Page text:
How to Use Awkward Silences to Get a Salary Increase

Photo Credit: Unsplash, Sebastian Herrmann

No one likes a salary negotiation. Whether you are interviewing for a new job or looking to increase your salary at a current one, they are nerve-wracking! But don’t fret. There are ways that you can prepare for a salary negotiation that can up your odds for getting what you want.

Awkward silences are…awkward.

When asking for a salary raise uncomfortable silences are the best tool in your toolbox. You’ll need to be comfortable leaning into the silence after you speak. Trust me, it can work.

As people adapt to “adulting,” it’s important to learn the art of accepting cringe-worthy moments and embracing discomfort.

Photo Credit: Unsplash, Tim Gouw

So what do you do in this situation?

Katie Donovan, founder of the consultancy firm Equal Pay Negotiations, explains: “The first step is to be silent, hush up, or SHUT UP!” That is, after you’ve asked for more.

Even that statement might make you squeamish, but hear me out. Let’s say you were offered $35,000 as a starting salary. You were expecting $42,000 (the median amount), because based on your research, a role like the one you interviewed for would pay that. So what do you do?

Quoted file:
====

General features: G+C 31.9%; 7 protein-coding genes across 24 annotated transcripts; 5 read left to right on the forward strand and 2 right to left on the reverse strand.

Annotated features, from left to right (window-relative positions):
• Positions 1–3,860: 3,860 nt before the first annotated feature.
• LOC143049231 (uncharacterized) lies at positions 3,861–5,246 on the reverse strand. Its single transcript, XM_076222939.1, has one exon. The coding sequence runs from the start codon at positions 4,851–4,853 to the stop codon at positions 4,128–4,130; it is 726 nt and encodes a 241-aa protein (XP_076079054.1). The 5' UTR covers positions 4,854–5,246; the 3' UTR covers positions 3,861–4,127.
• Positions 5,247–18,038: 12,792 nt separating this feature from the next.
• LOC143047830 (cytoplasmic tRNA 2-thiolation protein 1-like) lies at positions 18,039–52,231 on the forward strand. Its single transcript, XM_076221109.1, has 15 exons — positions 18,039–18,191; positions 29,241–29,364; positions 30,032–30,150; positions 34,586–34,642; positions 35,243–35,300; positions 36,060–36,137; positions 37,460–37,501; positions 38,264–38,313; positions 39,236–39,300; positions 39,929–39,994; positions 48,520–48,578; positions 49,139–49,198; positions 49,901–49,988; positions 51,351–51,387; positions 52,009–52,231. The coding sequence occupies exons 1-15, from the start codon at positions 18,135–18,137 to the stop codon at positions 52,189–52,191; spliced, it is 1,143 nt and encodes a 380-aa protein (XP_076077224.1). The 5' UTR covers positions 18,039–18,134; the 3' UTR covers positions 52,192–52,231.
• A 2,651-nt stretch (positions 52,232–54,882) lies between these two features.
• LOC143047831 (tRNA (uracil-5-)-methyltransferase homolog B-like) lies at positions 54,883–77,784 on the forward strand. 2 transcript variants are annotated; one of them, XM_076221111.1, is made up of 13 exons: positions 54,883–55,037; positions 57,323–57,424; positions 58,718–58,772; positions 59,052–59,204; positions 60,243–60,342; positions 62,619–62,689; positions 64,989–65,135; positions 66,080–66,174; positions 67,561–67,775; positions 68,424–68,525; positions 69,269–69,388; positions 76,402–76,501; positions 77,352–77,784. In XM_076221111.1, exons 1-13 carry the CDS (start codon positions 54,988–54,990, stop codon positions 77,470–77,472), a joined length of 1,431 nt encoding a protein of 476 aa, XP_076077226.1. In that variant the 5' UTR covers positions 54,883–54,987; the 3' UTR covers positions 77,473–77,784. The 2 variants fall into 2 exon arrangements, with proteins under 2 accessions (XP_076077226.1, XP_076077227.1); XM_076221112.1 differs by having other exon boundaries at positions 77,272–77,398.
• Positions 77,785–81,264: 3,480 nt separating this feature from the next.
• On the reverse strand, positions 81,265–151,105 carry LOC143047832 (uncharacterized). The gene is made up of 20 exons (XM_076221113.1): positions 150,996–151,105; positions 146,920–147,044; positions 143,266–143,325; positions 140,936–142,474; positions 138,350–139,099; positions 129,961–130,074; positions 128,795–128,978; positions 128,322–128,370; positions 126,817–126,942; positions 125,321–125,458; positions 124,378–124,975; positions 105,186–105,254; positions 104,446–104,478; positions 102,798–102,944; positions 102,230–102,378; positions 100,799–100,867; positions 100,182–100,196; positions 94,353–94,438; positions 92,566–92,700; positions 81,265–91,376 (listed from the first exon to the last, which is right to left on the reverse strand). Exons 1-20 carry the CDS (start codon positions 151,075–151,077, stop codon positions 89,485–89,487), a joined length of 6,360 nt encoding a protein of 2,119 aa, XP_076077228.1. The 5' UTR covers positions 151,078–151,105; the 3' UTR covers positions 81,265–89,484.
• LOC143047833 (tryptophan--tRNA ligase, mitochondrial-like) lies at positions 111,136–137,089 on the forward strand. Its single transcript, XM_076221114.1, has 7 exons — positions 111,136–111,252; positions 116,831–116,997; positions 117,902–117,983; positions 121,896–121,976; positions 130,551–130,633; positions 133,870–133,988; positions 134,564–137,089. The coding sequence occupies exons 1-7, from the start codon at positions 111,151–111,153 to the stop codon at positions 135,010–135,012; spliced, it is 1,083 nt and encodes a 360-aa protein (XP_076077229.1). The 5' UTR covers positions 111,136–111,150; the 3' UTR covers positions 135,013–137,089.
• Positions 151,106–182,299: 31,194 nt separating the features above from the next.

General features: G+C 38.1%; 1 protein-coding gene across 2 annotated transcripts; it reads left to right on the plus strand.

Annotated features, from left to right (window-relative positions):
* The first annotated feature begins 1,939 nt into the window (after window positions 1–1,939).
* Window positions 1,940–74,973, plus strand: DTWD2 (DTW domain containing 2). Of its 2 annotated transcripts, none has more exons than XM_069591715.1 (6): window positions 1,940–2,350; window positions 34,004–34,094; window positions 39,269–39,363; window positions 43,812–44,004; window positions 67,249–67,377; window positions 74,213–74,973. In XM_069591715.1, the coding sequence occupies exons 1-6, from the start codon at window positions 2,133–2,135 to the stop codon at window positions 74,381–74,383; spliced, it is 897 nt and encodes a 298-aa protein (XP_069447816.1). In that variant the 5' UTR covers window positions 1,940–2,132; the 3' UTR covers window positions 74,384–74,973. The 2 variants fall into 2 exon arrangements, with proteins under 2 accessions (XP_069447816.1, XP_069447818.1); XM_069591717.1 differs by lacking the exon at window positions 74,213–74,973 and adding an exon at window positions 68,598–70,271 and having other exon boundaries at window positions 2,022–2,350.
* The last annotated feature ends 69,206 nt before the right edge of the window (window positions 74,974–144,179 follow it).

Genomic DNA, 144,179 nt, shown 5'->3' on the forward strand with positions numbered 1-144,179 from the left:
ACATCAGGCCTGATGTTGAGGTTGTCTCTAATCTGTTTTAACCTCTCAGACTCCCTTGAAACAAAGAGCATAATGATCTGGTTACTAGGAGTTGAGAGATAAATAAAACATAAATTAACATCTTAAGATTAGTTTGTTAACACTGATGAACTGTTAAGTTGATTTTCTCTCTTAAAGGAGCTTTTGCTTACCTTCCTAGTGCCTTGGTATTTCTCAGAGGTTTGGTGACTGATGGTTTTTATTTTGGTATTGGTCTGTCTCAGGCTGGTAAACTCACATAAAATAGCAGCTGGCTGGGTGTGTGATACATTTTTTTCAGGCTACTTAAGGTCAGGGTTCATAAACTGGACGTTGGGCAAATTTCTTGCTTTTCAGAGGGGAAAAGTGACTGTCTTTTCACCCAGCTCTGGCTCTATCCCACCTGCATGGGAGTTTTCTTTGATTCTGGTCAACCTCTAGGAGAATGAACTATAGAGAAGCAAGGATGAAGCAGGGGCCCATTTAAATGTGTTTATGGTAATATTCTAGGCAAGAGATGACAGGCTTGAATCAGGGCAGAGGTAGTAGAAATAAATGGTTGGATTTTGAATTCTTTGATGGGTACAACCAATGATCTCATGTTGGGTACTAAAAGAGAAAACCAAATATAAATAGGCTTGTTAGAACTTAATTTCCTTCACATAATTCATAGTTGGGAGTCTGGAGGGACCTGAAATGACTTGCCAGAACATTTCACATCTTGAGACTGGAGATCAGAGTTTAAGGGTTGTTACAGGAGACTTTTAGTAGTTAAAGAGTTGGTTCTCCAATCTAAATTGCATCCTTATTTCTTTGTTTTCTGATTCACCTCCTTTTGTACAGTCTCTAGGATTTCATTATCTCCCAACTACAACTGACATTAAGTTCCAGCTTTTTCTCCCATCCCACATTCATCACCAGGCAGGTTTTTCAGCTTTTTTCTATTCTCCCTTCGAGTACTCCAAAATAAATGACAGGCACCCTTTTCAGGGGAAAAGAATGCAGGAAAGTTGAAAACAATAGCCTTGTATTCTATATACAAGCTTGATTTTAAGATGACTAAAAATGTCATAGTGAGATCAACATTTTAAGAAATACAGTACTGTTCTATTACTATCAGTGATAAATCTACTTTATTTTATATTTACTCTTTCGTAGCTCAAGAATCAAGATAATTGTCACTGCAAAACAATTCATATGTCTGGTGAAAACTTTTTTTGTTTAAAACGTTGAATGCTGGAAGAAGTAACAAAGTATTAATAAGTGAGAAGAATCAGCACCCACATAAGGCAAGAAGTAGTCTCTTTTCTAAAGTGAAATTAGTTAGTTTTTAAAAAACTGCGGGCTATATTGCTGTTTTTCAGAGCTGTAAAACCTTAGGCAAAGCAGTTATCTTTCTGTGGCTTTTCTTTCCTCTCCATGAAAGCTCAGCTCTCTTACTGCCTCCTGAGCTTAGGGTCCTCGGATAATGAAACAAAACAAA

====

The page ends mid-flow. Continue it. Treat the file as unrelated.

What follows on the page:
Phrase your answer like, “Thank you for the offer. I truly appreciate it. I am a little surprised about the salary. Based on my research and my skills, I would have expected it to be $45,000.”

Yes, go in a touch higher than the median.

Photo Credit: Raw Pixel

The next step: Sit back and close your mouth. Allow the employer to mull over that.

“Remember,” Donovan says, “rarely is an initial job offer made at the maximum salary budgeted. The hiring manager most likely will have the authority to increase the salary during the meeting.”

I spent many years negotiating salaries as an HR Recruiter in the employment field. My experience taught me that most employers will go in low at the first offer. And guess what? They would expect you as a candidate to ask for more. So why not try? The ball is in your court.

Think of it this way: the company likes you, they want you on their team, and they have chosen you out of hundreds of candidates.

That’s the confidence you need to go into that salary negotiation. My advice is never to leave dollars on the table but be humble about it. Don’t ask for $60,000 for a $35,000 job. Be reasonable.

Now go out there, do your research, and be ready to tackle your next salary negotiation!